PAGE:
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Google is bullish on the prospect of its more advanced artificial intelligence models coming to smartphones in the next year.  

The internet giant expects that its currently available Gemini large language model (LLM), which competes with Microsoft-backed OpenAI’s most powerful GPT-4 AI model, will begin to get embedded into devices starting next year.  

Google already offers Gemini Nano, which is the company’s most efficient model for “on-device” AI, across its Pixel devices and on all other capable Android devices. 

Brian Rakowski, vice president of product management for Google’s Pixel unit, said that he expects the company’s most advanced large language models, which are currently only accessible via remote data centers via an internet connection, to begin arriving on smartphones directly next year. 

“There are smaller versions of our Gemini model on the cloud,” Rakowski told CNBC. “There’s been quite a few breakthroughs to compress these models to get them to run on device.” 

“Some have already been proven and some are being explored for some applications. It’d be great having all models on device. It still has wondrous applications.” 

“Gemini Nano is performing at a level that our online models were at less than one year ago,” Rakowski added. “You can do a lot with these distilled small versions of the models on device.” 

“If you just follow that trajectory, some of that stuff we thought we would have had to go to the cloud for next year will be on device, which is pretty exciting, which is instantaneous without requiring a connection or subscription.” 

Large language models, or LLMs, are AI models capable of understanding and generating language in a humanlike way. Gemini Ultra is Google’s top LLM, clocking in at a whopping 1.56 trillion parameters. For comparison, OpenAI’s GPT-4 consists of 1.76 trillion parameters. 

Dreaming of a smartphone ‘supercycle’

Smartphone makers have been dreaming of a “supercycle” in their industry, driven by artificial intelligence, after a bruising few years that saw device sales slow aggressively. In 2023, smartphone sales fell to 1.16 billion units, the lowest point for unit shipments in a decade.  

Analysts say a supercycle is unlikely to occur within the next few years as there’s not enough going on in the market in terms of novel features and innovation that will convince people holding their aging smartphones to upgrade.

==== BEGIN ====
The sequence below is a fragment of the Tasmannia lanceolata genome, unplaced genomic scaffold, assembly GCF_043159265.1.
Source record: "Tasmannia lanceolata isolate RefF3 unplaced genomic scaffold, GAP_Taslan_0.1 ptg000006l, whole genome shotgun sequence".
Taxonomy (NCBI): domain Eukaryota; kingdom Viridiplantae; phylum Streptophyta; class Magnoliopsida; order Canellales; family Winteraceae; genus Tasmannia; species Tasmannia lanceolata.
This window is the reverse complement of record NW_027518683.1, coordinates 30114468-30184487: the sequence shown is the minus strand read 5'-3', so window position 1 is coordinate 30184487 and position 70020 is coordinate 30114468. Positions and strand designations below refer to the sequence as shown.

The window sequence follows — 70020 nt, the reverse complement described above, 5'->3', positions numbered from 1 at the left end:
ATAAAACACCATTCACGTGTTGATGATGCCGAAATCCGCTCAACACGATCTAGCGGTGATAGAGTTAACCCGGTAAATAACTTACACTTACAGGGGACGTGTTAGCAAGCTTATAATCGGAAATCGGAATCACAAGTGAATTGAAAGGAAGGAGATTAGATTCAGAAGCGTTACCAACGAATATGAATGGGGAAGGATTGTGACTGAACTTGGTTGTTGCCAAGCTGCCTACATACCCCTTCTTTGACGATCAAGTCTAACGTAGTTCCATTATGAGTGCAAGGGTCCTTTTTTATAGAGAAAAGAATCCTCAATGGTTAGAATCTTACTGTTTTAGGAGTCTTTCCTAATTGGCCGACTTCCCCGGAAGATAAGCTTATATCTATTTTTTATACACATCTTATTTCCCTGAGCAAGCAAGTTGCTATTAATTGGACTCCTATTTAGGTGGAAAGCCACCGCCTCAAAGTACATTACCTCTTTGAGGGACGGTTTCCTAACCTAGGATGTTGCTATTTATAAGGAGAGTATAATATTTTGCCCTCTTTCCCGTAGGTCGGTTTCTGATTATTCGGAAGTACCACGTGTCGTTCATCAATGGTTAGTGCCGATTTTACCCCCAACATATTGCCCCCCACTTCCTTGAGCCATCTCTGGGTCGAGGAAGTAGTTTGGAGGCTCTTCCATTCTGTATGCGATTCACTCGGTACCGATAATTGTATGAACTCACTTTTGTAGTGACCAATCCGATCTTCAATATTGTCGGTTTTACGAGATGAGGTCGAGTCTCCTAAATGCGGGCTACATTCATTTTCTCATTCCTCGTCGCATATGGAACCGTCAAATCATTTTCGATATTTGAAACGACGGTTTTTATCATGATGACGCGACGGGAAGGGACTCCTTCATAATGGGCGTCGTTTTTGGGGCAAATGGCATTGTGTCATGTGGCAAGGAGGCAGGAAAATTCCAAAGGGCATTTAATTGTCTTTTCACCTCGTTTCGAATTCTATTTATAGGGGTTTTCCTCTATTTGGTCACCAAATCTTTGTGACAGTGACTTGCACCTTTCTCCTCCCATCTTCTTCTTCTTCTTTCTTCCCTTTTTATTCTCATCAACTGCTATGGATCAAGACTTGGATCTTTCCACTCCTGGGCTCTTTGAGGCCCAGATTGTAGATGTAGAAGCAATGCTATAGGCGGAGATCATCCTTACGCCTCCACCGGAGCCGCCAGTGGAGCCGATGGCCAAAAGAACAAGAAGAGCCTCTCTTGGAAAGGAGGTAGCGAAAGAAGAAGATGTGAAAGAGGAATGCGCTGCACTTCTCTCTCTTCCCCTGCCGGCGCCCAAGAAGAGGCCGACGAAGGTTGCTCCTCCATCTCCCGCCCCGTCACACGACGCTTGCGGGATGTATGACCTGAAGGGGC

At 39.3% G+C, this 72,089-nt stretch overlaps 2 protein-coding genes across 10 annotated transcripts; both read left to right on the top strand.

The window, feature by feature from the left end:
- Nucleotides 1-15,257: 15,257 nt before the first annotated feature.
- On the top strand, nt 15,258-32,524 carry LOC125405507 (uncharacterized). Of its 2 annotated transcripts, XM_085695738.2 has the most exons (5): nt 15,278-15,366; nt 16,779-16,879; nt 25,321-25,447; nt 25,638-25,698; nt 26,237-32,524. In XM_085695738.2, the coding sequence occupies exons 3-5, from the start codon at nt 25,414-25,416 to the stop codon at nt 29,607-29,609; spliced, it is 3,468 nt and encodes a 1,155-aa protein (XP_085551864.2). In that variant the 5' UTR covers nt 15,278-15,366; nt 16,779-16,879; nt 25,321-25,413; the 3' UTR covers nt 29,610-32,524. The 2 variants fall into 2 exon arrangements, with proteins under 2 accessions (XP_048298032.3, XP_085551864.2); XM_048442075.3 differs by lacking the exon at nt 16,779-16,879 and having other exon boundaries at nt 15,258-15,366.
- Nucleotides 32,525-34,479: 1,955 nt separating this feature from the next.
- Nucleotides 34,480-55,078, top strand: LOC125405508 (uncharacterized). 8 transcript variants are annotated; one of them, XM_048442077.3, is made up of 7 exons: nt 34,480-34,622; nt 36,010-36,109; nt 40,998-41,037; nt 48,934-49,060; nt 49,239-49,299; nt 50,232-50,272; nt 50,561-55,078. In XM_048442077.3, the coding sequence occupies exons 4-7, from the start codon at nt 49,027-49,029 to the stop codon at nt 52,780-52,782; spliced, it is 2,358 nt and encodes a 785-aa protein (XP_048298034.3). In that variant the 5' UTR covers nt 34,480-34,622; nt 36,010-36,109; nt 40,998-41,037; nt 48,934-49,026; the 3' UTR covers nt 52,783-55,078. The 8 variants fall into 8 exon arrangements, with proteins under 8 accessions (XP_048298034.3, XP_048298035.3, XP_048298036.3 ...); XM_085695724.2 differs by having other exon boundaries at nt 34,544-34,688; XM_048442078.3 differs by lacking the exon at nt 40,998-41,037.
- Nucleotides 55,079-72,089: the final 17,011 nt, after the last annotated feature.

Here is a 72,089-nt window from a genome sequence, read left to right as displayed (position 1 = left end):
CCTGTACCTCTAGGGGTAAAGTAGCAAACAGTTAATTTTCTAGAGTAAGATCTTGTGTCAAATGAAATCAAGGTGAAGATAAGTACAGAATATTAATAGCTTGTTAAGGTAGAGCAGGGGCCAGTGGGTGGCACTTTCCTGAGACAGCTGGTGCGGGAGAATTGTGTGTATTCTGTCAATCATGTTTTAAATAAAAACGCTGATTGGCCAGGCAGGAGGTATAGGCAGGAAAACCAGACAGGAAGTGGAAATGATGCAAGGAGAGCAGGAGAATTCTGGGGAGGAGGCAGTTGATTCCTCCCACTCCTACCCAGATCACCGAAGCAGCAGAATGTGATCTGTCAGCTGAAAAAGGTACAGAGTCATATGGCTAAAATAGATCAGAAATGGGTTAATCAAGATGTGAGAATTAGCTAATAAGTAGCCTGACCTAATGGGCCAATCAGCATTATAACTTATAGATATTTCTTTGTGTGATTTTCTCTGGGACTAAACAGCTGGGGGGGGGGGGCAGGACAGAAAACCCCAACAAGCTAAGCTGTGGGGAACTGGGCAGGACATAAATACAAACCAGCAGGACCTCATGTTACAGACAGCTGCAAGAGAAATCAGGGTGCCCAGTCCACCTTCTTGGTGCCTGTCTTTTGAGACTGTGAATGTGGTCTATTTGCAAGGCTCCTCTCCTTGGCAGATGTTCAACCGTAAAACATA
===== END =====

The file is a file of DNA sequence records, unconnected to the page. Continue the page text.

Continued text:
“Unfortunately, we don’t expect that boom,” Francisco Jeronimo, vice president of data and analytics at research firm IDC, told CNBC. 

“The last supercycle we saw was between 2010 and 2015, where in five years the market grew five times from around 300 million smartphones per year to 1.5 billion.” 

Nonetheless, more and more smartphone makers are making big investments in AI in the hope that it will drive some more excitement around mobile technology. 

The likes of Humane, Rabbit, and China’s Meizu are betting on a future for smartphones that doesn’t even look like a traditional smartphone. These are devices that would be smaller and more compact, and that we could interact with via voice activation, like an Amazon Echo speaker but on the go. 

Google has been making huge bets on AI in an effort to gain an edge over its rivals like OpenAI, the Microsoft-backed company behind ChatGPT.

Google recently announced a major rebrand of Bard, its ChatGPT alternative, including a fresh app and subscription options. Bard was renamed Gemini, the same name as the suite of AI models that power the chatbot.

Android users can download a dedicated Android app for Gemini, while iPhone users can use Gemini in the Google app on iOS.

Alphabet CEO Sundar Pichai highlighted the firm’s commitment to AI during the company’s Jan. 30 earnings call. Pichai said he eventually wants to offer an AI agent that can complete more and more tasks on a user’s behalf, including within Google Search, although he said there is “a lot of execution ahead.”

Likewise, chief executives at tech giants from Microsoft to Amazon have underlined their commitment to building AI agents as productivity tools. 

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